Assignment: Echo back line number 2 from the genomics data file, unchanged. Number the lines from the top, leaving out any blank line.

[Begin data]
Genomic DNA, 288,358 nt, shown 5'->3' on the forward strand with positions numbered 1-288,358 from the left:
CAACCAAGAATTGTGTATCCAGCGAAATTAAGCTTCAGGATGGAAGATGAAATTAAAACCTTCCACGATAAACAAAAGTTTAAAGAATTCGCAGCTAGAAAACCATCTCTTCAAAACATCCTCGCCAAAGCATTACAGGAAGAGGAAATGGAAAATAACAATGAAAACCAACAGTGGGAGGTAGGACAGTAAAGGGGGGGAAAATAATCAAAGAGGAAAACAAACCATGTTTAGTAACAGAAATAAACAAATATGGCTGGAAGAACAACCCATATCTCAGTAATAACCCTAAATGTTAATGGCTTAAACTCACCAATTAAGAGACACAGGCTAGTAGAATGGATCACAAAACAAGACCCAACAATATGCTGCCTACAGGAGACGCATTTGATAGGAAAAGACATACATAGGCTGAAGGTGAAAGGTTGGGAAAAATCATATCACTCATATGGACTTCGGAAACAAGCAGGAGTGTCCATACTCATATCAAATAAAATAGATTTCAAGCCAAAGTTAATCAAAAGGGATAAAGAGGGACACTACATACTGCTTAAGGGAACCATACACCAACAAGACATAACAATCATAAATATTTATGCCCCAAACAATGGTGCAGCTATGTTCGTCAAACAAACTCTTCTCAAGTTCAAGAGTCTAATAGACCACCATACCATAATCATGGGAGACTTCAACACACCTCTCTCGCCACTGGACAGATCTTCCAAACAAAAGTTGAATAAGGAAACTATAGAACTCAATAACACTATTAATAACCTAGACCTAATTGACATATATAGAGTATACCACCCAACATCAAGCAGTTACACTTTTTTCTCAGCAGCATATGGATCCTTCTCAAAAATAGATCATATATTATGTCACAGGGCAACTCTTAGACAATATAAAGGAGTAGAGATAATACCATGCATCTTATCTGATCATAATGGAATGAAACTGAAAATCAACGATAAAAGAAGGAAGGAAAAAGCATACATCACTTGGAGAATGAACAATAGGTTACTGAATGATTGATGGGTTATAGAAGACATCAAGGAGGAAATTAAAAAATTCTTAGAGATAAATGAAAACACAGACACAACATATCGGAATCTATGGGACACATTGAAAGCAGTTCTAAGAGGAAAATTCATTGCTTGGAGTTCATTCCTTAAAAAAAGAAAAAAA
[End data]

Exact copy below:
CAACCAAGAATTGTGTATCCAGCGAAATTAAGCTTCAGGATGGAAGATGAAATTAAAACCTTCCACGATAAACAAAAGTTTAAAGAATTCGCAGCTAGAAAACCATCTCTTCAAAACATCCTCGCCAAAGCATTACAGGAAGAGGAAATGGAAAATAACAATGAAAACCAACAGTGGGAGGTAGGACAGTAAAGGGGGGGAAAATAATCAAAGAGGAAAACAAACCATGTTTAGTAACAGAAATAAACAAATATGGCTGGAAGAACAACCCATATCTCAGTAATAACCCTAAATGTTAATGGCTTAAACTCACCAATTAAGAGACACAGGCTAGTAGAATGGATCACAAAACAAGACCCAACAATATGCTGCCTACAGGAGACGCATTTGATAGGAAAAGACATACATAGGCTGAAGGTGAAAGGTTGGGAAAAATCATATCACTCATATGGACTTCGGAAACAAGCAGGAGTGTCCATACTCATATCAAATAAAATAGATTTCAAGCCAAAGTTAATCAAAAGGGATAAAGAGGGACACTACATACTGCTTAAGGGAACCATACACCAACAAGACATAACAATCATAAATATTTATGCCCCAAACAATGGTGCAGCTATGTTCGTCAAACAAACTCTTCTCAAGTTCAAGAGTCTAATAGACCACCATACCATAATCATGGGAGACTTCAACACACCTCTCTCGCCACTGGACAGATCTTCCAAACAAAAGTTGAATAAGGAAACTATAGAACTCAATAACACTATTAATAACCTAGACCTAATTGACATATATAGAGTATACCACCCAACATCAAGCAGTTACACTTTTTTCTCAGCAGCATATGGATCCTTCTCAAAAATAGATCATATATTATGTCACAGGGCAACTCTTAGACAATATAAAGGAGTAGAGATAATACCATGCATCTTATCTGATCATAATGGAATGAAACTGAAAATCAACGATAAAAGAAGGAAGGAAAAAGCATACATCACTTGGAGAATGAACAATAGGTTACTGAATGATTGATGGGTTATAGAAGACATCAAGGAGGAAATTAAAAAATTCTTAGAGATAAATGAAAACACAGACACAACATATCGGAATCTATGGGACACATTGAAAGCAGTTCTAAGAGGAAAATTCATTGCTTGGAGTTCATTCCTTAAAAAAAGAAAAAAA